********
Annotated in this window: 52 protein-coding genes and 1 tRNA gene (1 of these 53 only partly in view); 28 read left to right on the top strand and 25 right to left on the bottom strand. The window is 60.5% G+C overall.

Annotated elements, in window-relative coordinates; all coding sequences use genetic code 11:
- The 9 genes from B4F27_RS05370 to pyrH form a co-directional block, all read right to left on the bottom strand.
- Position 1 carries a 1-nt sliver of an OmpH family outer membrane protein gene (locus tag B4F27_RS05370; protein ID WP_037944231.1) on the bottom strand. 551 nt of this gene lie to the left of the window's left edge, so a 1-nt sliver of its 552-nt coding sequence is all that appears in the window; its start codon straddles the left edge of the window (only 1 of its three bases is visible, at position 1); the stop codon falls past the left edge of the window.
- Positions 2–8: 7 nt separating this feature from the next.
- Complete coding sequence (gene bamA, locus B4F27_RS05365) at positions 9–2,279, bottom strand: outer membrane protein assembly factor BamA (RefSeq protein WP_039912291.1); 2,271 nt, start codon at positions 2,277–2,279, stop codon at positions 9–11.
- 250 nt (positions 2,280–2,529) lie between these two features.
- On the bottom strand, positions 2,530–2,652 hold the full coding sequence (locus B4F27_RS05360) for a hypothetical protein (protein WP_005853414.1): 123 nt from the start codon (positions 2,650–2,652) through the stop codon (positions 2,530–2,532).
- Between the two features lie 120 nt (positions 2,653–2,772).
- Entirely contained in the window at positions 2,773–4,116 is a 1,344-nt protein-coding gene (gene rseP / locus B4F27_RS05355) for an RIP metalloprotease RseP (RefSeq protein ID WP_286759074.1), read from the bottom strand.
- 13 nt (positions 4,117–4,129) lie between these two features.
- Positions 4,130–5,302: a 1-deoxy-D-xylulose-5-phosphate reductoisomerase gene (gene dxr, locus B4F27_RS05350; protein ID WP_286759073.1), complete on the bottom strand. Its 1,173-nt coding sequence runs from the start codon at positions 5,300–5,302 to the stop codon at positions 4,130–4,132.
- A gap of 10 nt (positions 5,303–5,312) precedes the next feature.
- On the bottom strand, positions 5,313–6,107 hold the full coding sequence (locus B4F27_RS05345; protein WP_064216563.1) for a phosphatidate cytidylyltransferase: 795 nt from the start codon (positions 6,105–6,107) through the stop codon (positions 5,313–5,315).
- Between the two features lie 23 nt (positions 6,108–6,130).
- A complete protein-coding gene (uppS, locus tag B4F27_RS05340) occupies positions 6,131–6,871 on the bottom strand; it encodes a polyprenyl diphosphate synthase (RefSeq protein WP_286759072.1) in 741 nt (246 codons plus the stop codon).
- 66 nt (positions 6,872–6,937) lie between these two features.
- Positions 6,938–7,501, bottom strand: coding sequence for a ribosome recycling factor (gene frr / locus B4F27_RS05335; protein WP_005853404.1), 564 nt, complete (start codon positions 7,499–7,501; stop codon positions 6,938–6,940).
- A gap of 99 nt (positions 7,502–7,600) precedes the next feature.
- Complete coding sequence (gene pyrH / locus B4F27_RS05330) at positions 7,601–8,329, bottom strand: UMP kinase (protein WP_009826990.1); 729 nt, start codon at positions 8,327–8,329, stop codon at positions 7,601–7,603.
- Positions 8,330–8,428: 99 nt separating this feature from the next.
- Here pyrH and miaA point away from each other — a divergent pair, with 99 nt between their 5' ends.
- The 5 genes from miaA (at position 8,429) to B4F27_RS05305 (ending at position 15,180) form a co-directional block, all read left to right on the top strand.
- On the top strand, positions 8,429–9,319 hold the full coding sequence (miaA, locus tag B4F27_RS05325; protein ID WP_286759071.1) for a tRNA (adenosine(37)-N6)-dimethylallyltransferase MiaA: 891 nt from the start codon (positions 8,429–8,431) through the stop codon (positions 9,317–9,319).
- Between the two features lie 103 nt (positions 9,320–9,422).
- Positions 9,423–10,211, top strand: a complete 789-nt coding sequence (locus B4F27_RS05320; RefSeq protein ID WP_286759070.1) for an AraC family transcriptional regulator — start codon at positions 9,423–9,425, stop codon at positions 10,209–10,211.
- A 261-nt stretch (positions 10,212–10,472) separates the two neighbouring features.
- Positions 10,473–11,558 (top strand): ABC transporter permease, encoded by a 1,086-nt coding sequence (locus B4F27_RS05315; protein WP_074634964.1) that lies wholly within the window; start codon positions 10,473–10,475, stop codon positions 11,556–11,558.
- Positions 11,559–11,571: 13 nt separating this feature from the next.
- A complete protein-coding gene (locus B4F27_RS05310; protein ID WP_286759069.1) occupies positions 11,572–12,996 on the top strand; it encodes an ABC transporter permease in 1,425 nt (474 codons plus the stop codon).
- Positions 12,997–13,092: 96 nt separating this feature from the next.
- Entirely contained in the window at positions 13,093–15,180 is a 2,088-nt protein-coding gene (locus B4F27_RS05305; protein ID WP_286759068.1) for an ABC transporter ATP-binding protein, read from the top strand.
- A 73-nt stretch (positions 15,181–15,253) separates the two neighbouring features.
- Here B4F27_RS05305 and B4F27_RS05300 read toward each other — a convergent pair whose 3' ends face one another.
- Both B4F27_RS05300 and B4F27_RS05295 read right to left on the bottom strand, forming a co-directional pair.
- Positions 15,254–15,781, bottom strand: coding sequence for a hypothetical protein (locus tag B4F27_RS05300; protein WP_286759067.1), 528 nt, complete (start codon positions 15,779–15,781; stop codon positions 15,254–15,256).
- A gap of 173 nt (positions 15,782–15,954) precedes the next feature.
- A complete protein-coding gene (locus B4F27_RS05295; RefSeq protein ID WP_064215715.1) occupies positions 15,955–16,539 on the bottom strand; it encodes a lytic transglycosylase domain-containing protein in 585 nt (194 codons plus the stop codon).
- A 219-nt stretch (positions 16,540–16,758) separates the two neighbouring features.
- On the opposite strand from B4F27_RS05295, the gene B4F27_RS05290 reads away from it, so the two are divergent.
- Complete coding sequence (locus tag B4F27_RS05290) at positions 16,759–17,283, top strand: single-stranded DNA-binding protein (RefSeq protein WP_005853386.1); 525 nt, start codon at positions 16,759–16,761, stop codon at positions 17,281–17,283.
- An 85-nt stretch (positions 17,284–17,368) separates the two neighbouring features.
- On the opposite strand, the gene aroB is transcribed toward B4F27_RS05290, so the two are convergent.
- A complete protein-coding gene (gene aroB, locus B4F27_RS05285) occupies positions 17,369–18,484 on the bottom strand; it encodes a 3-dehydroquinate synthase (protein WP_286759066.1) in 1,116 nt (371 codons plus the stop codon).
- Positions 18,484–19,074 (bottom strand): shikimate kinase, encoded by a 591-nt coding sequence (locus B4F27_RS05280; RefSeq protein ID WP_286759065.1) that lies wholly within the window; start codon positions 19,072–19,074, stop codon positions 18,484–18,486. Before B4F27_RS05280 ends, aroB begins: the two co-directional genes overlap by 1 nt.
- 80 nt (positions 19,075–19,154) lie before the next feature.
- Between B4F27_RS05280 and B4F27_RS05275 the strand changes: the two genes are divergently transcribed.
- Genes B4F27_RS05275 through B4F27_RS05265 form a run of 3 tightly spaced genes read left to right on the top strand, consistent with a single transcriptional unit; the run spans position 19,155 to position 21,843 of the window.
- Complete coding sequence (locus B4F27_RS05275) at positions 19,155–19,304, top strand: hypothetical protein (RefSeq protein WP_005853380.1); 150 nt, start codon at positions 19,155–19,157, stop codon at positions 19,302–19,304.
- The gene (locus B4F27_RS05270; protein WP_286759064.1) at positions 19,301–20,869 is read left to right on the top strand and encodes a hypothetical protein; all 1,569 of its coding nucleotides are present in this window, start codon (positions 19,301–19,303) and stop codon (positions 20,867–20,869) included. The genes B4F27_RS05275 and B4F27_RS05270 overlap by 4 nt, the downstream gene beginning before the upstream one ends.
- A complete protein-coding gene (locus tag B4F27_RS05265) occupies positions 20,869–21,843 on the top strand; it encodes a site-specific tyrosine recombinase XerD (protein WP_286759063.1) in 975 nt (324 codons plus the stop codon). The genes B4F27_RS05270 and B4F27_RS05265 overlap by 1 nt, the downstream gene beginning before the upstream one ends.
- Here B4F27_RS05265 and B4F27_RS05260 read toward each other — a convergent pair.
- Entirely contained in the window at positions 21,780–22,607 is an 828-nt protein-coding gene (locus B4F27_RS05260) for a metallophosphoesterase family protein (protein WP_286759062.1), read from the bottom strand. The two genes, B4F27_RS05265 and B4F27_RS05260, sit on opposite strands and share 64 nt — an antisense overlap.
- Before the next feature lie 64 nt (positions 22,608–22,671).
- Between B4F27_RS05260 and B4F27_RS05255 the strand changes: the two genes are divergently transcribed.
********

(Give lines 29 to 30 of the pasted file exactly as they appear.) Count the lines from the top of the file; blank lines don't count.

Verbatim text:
- Positions 11,559–11,571: 13 nt separating this feature from the next.
- A complete protein-coding gene (locus B4F27_RS05310; protein ID WP_286759069.1) occupies positions 11,572–12,996 on the top strand; it encodes an ABC transporter permease in 1,425 nt (474 codons plus the stop codon).